3. Add the fresh green chilli, fresh coriander and lime juice and let simmer for a further 4 minutes with the lid off so that the coconut milk reduces slightly.

4. Serve immediately and pour the remaining liquid over the cob pieces so they soak up all the delicious flavours.


Red Thai Tofu, Aubergine and Egg Curry

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Over the past couple of weeks I’ve been cooking loads of Indian food – recipe testing mainly. I  had been sent a fabulous hamper from Natco foods as part of the Curry4Change competition that I’m taking part in –  details on this will follow in June as YOU too can get involved.

I am now craving food from a different region and a rather delicious vegetarian Thai dish caught my attention recently, cooked by John Torode as part of one of the invention tests in the 2014 Masterchef series. I find the series completely addictive and a pleasure to watch. The invention test in particular is always rather exciting as it really demonstrates how much flair and knowledge of cooking the contestant really has. Basically the contestants get two boxes to chose from, one savoury and the other sweet – no prizes for guessing which I would always choose! After electing a box they have to create a dish using some of the ingredients within the box as well as a few staple ingredients that they are all given. Before the contestants dive in John has a go at choosing one of the boxes (away from the contestants), typically he too always chooses the savoury box. This time he created a red Thai aubergine, tofu, egg curry, which I thought looked delicious, spicy and relatively light – a dish that was beckoning me to cook.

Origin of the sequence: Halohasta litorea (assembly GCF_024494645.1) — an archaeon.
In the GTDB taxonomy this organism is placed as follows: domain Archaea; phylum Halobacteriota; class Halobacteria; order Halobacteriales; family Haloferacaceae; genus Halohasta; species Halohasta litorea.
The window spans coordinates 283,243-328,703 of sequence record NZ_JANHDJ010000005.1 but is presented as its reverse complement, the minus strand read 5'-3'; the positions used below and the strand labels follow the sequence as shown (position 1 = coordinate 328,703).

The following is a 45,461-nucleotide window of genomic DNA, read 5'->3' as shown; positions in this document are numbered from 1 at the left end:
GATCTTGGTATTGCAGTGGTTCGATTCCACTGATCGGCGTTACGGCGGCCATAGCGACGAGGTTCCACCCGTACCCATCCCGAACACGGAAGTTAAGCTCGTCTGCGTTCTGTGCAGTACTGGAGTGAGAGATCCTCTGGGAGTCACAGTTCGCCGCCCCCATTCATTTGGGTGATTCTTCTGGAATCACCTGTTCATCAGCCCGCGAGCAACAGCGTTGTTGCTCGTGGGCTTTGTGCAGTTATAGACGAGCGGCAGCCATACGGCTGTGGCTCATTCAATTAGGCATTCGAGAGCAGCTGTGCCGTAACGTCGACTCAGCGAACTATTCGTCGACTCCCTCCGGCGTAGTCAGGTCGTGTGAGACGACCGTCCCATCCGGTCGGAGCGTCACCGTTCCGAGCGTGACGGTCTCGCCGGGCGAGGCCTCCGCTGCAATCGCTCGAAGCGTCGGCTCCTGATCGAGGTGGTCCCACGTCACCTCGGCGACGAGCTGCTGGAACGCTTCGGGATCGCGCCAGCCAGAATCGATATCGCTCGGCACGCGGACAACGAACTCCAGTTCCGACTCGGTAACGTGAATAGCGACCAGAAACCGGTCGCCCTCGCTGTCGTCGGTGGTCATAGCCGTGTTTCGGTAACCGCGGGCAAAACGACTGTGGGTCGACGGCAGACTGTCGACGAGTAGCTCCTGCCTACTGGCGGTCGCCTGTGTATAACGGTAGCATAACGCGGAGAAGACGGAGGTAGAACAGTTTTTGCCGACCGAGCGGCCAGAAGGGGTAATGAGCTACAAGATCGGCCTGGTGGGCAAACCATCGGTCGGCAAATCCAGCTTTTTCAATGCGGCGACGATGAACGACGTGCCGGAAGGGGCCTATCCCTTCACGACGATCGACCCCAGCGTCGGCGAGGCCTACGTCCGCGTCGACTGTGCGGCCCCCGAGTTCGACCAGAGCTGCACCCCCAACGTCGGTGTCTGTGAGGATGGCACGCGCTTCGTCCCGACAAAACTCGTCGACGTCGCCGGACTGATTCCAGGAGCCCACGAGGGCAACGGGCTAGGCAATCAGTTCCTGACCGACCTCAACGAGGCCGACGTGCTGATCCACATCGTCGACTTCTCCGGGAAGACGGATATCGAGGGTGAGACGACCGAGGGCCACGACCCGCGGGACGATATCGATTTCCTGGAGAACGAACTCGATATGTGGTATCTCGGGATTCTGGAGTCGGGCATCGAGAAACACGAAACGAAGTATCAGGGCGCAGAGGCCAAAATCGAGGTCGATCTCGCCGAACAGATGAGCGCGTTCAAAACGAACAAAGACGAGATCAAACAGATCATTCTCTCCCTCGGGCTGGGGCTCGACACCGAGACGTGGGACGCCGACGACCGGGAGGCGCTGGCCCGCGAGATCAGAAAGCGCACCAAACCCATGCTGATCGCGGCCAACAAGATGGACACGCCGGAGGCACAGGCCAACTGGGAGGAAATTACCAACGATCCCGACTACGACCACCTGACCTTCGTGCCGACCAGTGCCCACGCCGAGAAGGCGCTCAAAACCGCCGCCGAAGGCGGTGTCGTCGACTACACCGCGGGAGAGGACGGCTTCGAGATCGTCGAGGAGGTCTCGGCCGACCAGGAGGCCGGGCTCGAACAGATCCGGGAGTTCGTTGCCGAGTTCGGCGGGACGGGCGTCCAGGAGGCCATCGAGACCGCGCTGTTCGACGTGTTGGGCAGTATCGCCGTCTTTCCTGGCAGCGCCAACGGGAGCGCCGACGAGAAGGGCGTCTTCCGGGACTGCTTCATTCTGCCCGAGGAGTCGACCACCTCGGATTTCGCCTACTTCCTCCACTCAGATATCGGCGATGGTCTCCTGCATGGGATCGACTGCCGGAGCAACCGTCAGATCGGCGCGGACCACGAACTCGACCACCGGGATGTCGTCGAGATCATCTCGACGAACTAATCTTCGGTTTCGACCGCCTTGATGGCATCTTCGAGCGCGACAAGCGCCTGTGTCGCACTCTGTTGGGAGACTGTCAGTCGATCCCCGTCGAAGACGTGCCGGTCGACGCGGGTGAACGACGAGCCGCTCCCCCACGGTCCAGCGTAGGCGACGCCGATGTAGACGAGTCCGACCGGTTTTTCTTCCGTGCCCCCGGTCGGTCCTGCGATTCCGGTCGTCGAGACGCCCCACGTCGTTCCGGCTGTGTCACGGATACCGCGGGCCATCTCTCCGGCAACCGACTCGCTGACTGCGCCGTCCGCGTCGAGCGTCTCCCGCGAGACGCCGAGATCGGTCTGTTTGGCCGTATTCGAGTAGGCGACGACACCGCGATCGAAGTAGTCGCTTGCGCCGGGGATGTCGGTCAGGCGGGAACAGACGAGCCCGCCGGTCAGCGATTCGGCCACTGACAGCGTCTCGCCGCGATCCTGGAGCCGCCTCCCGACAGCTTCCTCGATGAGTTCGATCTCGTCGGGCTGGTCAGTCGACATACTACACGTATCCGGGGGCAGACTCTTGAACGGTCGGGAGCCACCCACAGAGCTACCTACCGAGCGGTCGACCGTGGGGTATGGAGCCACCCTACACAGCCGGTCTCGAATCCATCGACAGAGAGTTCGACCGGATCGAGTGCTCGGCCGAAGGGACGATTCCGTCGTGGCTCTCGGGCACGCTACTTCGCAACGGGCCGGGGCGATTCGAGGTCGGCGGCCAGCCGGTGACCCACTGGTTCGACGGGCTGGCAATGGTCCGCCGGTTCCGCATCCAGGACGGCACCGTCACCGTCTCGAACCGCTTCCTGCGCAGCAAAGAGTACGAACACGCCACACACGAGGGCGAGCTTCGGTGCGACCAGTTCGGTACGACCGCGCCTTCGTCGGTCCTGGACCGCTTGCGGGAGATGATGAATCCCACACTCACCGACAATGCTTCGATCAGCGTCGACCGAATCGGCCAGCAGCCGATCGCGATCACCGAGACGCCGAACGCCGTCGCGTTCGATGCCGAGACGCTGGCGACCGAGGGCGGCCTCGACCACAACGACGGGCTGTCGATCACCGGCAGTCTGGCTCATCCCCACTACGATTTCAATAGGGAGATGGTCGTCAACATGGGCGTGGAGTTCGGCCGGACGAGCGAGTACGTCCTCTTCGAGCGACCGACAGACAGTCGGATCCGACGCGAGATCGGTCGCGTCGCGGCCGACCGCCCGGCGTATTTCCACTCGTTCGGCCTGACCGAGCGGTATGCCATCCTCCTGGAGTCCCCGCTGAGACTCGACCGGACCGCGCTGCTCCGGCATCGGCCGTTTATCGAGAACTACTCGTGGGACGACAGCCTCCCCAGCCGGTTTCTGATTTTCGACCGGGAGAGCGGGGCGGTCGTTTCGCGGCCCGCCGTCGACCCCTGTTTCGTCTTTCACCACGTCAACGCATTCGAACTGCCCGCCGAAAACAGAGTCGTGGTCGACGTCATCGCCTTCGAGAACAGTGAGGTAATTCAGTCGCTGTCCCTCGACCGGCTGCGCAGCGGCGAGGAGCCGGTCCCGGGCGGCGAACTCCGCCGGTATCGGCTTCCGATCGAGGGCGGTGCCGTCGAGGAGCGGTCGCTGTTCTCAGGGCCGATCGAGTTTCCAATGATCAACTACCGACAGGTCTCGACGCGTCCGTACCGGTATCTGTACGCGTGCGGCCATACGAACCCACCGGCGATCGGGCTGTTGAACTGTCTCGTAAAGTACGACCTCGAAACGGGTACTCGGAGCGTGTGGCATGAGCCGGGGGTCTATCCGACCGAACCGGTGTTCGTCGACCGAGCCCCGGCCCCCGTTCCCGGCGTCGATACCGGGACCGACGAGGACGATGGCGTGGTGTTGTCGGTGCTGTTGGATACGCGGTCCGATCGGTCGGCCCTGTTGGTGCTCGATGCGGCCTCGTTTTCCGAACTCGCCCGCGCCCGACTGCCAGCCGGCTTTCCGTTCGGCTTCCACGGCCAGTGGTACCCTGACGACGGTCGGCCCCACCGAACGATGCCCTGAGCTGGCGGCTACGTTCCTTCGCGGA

Here is my version of the dish inspired from the John Tororde’s creation. I have a feeling that John may have included red peppers in his paste but I opted to not put them in – I leave it to you to decide.

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Red Thai Tofu, Aubergine and Egg Curry

The proportions below will allow you to cook this dish a few times – freeze the paste left over.

To make the paste

5cm fresh galangal

5cm fresh ginger

3 cloves of garlic

13 small shallots (half that if they are larger in size)

3 small piece kaffir lime peel

4 large dried red chilli, soak for 10 mins in warm water to soften

2 fresh small red chillies

2 lemongrass sticks

1 tsp shrimp paste

1. If you have a gas hob, simply place all the ingredients, aside for the shrimp paste, on a rack and place over the flame so that the ingredients char slightly. This will give the paste a lovely smokey flavour. I did exactly the same thing when I was in Vietnam and made Pho – see here.